### Abstract:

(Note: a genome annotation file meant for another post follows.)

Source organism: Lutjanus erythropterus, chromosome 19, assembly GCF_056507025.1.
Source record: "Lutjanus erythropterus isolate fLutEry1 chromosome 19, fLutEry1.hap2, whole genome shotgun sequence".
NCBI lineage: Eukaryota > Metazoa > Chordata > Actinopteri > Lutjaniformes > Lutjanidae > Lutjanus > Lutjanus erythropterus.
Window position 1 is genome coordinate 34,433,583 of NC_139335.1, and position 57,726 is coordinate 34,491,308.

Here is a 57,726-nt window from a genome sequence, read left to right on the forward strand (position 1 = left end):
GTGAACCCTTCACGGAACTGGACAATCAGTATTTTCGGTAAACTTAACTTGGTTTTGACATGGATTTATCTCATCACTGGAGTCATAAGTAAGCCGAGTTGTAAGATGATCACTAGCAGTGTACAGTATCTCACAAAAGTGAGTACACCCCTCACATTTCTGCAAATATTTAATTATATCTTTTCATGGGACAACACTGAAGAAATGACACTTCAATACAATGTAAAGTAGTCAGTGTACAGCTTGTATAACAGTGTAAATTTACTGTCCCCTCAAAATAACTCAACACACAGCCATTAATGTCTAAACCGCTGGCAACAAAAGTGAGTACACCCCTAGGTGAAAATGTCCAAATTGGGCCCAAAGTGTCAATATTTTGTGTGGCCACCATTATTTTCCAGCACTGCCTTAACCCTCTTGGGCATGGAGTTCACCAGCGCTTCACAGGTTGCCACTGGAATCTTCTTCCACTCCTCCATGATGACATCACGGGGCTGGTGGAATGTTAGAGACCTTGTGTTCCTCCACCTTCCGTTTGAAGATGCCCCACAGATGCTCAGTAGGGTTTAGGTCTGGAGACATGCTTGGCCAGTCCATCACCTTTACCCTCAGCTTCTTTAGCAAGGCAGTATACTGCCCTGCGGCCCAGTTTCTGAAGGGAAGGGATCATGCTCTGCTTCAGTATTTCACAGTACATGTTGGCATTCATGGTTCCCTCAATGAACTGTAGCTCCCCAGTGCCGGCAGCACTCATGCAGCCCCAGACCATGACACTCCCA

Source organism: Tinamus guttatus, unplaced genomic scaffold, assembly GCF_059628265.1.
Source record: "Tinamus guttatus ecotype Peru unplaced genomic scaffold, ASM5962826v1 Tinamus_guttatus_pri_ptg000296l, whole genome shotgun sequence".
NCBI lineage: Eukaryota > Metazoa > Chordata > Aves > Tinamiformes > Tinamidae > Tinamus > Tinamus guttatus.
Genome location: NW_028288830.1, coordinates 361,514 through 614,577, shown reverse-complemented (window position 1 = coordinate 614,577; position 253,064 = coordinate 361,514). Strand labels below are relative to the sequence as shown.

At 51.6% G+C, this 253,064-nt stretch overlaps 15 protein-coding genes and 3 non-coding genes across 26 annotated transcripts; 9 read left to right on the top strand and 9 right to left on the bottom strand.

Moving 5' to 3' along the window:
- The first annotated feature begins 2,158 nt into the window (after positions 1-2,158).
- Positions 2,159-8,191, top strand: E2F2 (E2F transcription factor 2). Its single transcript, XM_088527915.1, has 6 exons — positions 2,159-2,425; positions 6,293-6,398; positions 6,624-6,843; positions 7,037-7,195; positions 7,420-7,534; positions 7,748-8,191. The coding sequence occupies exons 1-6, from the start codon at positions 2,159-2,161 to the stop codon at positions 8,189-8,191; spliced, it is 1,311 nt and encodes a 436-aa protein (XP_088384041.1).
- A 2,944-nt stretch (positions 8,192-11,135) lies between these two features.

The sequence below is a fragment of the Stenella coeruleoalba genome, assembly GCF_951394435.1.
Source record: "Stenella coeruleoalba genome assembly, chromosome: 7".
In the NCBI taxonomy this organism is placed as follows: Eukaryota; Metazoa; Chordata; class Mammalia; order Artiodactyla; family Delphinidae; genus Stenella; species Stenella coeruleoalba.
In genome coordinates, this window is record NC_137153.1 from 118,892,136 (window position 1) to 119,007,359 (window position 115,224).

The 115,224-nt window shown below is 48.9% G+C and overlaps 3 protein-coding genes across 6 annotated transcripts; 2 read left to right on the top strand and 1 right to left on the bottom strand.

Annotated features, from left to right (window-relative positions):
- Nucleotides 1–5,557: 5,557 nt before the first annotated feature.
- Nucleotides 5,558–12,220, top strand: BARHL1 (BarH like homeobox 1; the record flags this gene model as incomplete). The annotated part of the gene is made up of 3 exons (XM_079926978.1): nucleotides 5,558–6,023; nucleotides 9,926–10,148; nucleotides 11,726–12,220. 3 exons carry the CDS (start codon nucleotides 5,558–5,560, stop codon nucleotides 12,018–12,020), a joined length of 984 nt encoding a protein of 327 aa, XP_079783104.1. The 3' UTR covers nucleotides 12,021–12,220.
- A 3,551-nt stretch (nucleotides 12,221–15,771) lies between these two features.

The purpose of this study was to determine the extent to which 1966-69 elementary teacher education graduates of selected Indiana institutions of higher education are prepared to teach modern mathematics in schools as measured by: (1) the attitudes of the graduates towards modern mathematics programs and towards mathematics, (2) the exposure to topics in modern mathematics provided in the undergraduate program taken by the graduates, and (3) the modern mathematics teaching procedures presented in taken by the graduates.To make the assessment, three instruments were employed. The Rice Attitude Scale was sent to 977 of the 5883 elementary teacher education graduates and 84 percent of the forms were returned. The Reys Scorecard based on the CUPM Level-I proposals was administered to the twenty-nine instructors in the eight institutions who taught the full sequence of required mathematics courses for elementary education majors. A Checklist of topics which might be presented in the professional courses relevant to the teaching of mathematics in the elementary school was developed for the study and administered to the twenty-two instructors whothe professional courses taught such courses in the eight institutions during the three year period.The attitude scale yielded two scores: the "A-score" - a measure of attitudes towards modern mathematics programs, and the "B-score" - a measure of attitudes towards mathematics. The analysis of the effect of sources of variance showed: "age," "sex," and "grade level taught" had no significant effect on either score; "institution attended," and "experience teaching a modern mathematics program" affected both scores; and "further mathematics courses taken," and "year of graduation" significantly affected the B-score. The Newman-Keuls multiple comparison test showed that graduates of one institution had significantly higher scores on certain variables. Of all the graduates in the sample, 86 percent had favorable attitudes towards modern mathematics programs and 92 percent had favorable attitudes towards mathematics and of these, 22 percent and 39 percent respectively had strongly favorable attitudes. The percentages varied slightly according to institution attended and experience in a modern mathematics program.The analysis of responses to the Reys Scorecard showed that all the topics listed under the CUPM course title "Structure of the Number System" were presented by all instructors with the majority of instructors in four institutions claiming full coverage. Ten out of the fourteen topics listed under the CUPM course title "Geometry" were presented by all instructors. None of the topics listed under the CUPM course title "Algebra" were presented by the majority of instructors in each of four institutions.The items listed on the Checklist completed by instructors of the professional methods courses were grouped under topic headings. Most of the topics thus listed were presented by all instructors. The topic "Specific methods of developing certain concepts" included the unifying concepts of modern mathematics and was presented by all instructors with the majority of instructors in four institutions reporting full discussion. Methods of teaching topics peculiar to modern mathematics were discussed as thoroughly as methods of teaching topics common to traditional mathematics. Four topics related to the experimental projects were not presented by the majority of instructors in most institutions.The research showed the preparation of graduates in the eight institutions to be more adequate than that reported in similar studies. Approximately nine out of every ten graduates had favorable attitudes towards modern mathematics programs and towards mathematics. CUPM Level-I recommendations were fulfilled with the exception of topics in Algebra. The graduates were introduced to modern mathematics teaching procedures but not to the experimental mathematics curriculum projects.